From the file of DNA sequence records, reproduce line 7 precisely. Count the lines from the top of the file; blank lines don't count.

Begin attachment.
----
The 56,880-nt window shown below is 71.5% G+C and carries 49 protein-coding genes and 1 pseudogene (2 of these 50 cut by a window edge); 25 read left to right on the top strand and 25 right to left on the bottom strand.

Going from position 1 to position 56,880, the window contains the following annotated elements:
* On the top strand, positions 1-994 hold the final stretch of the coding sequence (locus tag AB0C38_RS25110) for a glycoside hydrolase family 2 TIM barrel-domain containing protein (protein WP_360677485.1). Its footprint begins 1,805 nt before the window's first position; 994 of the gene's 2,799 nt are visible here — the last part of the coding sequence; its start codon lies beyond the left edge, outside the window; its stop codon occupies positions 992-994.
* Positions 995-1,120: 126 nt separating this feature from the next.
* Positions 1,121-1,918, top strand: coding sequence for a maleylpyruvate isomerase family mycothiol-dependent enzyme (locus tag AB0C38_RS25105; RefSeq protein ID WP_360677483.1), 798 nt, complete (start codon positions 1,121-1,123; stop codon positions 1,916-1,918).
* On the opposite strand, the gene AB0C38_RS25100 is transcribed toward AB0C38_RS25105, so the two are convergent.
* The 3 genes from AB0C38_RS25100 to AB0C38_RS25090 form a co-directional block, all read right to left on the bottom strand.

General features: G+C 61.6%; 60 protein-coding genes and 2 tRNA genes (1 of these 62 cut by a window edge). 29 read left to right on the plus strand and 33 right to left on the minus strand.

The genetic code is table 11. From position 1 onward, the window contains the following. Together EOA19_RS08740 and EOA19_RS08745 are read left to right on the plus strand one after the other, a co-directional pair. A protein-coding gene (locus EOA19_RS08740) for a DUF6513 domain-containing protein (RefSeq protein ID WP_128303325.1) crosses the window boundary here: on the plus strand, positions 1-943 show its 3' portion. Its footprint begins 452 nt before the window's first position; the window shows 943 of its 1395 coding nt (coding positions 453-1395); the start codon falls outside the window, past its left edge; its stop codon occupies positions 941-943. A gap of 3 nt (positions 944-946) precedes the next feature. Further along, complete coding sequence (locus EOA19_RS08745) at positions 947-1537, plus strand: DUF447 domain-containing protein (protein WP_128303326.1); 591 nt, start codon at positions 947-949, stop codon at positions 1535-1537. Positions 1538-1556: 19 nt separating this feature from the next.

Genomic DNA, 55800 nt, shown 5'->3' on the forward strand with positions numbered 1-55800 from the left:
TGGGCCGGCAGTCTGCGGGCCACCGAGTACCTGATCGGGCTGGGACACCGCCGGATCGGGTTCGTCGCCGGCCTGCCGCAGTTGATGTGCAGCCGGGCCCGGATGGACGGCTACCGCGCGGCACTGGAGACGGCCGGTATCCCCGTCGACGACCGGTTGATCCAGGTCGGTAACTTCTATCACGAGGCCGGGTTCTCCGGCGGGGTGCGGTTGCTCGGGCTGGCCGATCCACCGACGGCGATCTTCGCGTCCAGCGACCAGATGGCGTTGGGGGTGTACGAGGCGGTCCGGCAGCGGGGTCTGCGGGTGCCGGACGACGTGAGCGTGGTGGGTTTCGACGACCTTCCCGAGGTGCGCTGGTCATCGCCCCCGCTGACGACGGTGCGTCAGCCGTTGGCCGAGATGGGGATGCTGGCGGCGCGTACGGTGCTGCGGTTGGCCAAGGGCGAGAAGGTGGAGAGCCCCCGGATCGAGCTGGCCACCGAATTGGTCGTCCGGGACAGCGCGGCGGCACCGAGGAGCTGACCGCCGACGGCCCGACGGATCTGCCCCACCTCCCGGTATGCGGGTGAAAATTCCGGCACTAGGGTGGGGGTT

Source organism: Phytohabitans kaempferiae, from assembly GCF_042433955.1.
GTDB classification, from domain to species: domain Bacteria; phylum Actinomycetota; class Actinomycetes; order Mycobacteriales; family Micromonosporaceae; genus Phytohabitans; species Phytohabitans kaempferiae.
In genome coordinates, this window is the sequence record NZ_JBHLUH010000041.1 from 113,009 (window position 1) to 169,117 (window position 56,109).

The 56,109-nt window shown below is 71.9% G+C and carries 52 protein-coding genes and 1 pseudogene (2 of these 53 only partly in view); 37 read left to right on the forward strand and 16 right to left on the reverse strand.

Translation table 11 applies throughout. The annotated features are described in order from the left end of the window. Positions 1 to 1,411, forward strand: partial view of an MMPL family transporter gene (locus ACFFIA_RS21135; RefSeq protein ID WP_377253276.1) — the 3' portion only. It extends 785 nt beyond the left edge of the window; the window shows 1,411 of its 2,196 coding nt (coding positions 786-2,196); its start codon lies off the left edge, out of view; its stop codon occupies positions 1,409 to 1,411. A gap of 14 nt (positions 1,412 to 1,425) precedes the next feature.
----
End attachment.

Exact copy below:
* The 3 genes from AB0C38_RS25100 to AB0C38_RS25090 form a co-directional block, all read right to left on the bottom strand.